Germana Grassi, Stefania Notari, Stefania Cicalini, Rita Casetti, Eleonora Cimini, Veronica Bordoni, Roberta Gagliardini, Valentina Mazzotta, Andrea Antinori, Chiara Agrati, Alessandra Sacchi

Brief Report: In cART-Treated HIV-Infected Patients, Immunologic Failure Is Associated With a High Myeloid-Derived Suppressor Cell Frequency

  • Pharmacology (medical)
  • Infectious Diseases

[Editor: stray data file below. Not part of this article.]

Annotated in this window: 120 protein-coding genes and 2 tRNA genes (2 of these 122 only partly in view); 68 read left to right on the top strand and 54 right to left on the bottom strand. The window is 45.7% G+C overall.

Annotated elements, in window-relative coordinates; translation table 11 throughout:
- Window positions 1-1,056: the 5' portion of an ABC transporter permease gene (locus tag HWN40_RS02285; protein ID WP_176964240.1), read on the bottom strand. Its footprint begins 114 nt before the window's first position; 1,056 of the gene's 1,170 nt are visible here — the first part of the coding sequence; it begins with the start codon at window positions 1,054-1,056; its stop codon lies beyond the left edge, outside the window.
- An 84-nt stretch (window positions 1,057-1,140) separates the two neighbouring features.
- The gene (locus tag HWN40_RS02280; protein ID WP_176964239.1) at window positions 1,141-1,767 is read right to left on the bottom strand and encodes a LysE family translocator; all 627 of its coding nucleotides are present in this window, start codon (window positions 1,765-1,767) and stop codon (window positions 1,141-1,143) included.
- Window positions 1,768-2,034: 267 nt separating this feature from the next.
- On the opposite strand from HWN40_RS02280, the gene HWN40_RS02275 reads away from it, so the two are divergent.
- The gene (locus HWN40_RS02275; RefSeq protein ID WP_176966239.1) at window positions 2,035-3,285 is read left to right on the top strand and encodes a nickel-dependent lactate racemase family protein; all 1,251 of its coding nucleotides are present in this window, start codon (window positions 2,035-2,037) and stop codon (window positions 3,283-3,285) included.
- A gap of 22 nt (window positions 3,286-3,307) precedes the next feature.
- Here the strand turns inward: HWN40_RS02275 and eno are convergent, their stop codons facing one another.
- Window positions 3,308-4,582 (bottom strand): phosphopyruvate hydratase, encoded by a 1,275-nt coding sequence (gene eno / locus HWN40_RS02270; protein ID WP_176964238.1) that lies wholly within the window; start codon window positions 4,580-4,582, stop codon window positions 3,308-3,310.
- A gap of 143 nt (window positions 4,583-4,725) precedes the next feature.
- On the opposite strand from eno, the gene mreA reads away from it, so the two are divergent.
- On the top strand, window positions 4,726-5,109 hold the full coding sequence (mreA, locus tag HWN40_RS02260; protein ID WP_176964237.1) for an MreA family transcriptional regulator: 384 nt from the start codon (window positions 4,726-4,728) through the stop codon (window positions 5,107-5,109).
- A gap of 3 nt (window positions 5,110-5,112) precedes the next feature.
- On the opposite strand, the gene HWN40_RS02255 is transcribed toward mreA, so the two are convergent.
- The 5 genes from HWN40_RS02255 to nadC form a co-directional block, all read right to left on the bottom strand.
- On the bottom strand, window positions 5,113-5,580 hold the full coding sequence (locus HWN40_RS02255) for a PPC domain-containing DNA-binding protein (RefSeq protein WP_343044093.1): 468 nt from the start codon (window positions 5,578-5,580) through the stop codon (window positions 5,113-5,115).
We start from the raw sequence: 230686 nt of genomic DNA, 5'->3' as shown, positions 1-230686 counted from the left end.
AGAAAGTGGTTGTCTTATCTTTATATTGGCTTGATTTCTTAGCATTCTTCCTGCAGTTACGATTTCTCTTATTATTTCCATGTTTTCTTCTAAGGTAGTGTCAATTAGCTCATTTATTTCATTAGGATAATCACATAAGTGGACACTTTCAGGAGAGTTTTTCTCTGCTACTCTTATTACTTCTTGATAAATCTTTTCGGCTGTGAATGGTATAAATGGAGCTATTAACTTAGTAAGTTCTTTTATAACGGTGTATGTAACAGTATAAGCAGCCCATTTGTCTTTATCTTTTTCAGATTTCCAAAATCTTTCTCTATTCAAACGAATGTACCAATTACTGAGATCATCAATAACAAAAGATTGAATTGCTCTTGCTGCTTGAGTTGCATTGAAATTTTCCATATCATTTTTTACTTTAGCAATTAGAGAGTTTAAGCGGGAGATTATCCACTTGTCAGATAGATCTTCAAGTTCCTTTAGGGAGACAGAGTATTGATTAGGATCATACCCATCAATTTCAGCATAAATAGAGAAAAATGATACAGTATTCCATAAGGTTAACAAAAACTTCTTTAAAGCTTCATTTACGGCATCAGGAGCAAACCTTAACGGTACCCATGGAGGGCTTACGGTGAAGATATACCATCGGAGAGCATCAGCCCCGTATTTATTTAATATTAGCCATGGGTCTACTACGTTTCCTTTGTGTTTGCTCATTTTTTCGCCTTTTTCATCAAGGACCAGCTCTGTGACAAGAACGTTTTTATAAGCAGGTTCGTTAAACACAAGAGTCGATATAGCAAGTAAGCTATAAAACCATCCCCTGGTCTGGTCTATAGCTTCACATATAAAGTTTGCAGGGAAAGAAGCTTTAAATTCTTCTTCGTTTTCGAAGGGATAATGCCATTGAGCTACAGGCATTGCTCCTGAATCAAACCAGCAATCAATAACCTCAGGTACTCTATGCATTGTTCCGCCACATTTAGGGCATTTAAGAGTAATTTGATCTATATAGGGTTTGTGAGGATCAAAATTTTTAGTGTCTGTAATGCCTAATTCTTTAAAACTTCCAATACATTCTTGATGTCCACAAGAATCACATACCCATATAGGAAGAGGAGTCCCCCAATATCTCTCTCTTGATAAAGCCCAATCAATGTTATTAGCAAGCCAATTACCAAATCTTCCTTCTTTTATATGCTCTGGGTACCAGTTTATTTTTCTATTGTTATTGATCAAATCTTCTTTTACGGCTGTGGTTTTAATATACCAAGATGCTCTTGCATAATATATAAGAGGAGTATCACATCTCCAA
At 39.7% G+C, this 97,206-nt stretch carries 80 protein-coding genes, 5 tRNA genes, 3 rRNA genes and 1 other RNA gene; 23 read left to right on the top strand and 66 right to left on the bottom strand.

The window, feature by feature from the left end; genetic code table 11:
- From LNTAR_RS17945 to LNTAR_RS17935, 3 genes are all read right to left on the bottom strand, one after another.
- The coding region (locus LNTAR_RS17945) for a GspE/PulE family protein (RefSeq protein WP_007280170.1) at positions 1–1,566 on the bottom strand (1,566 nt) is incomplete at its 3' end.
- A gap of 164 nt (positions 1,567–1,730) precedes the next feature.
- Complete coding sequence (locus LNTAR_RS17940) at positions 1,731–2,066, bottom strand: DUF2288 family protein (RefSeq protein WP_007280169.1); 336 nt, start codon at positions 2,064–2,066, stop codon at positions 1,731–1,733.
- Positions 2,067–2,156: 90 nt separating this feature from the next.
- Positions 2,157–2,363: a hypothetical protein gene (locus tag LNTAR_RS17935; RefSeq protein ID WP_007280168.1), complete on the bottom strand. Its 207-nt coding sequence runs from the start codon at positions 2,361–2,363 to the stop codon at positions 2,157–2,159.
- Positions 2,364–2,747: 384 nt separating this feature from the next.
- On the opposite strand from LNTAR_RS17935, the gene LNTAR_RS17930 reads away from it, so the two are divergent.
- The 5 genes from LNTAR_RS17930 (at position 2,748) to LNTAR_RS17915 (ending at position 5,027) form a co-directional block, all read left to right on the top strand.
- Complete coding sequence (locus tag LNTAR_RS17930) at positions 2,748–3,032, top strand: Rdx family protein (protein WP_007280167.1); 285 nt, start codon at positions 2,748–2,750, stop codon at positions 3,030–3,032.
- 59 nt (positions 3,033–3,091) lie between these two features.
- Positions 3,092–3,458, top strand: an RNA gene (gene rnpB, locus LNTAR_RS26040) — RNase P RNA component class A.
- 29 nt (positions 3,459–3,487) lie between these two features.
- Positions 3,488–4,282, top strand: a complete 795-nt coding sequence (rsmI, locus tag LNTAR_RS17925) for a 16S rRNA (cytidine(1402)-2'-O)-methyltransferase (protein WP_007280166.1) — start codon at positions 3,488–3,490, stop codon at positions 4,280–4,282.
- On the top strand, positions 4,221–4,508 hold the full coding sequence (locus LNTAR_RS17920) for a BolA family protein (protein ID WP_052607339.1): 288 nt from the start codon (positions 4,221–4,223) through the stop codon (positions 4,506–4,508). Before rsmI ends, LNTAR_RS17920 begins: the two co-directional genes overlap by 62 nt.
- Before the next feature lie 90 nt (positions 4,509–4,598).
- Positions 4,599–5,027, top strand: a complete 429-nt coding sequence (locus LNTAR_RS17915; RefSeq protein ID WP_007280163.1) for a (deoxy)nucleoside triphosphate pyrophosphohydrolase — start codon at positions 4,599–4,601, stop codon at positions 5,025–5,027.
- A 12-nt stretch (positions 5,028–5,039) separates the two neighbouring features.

Background: During HIV infection, effective combined antiretroviral therapy suppresses viral replication and restores the number of circulating CD4+ T cells. However, 15%–30% of treated patients show a discordant response to combined antiretroviral therapy. Myeloid-derived suppressor cells (MDSC) are expanded in HIV+ patients; to better understand the role of MDSC on CD4 T-cell recovery, we evaluated the frequency of MDSC in HIV+ patients under combined antiretroviral therapy and its association with immunologic response. Methods: We enrolled 60 HIV+ patients, including complete responders (R, n = 44), virologic nonresponders (VNR, n = 5), and immunologic nonresponders (INR, n = 11). The frequency of circulating MDSC and the percentage of activated and naïve CD4 T cells were evaluated by flow cytometry. Plasmatic cytokine levels were analyzed by automated ELISA. Results: As previously observed, polymorphonuclear MDSC (PMN-MDSC) frequency was higher in HIV+ patients compared with healthy donors. Furthermore, PMN-MDSC percentage was higher in INR than R patients, and a significant association between MDSC frequency and immunologic failure was confirmed by a receiver operator characteristic analysis. Accordingly, an inverse correlation was found between the percentages of PMN-MDSC and naïve CD4 T cells. A positive correlation was observed between PMN-MDSC frequency and the percentage of human leucocyte antigen locus DR + CD4 T cells and the plasmatic level of IL-1β and IL-8. Conclusion: Our results show that a high frequency of PMN-MDSC persists in INR, possibly because of immune activation, contributing to CD4 T-cell recovery failure. These findings further highlight the detrimental role of MDSC during HIV infection, suggesting these cells as a possible new therapeutic target.

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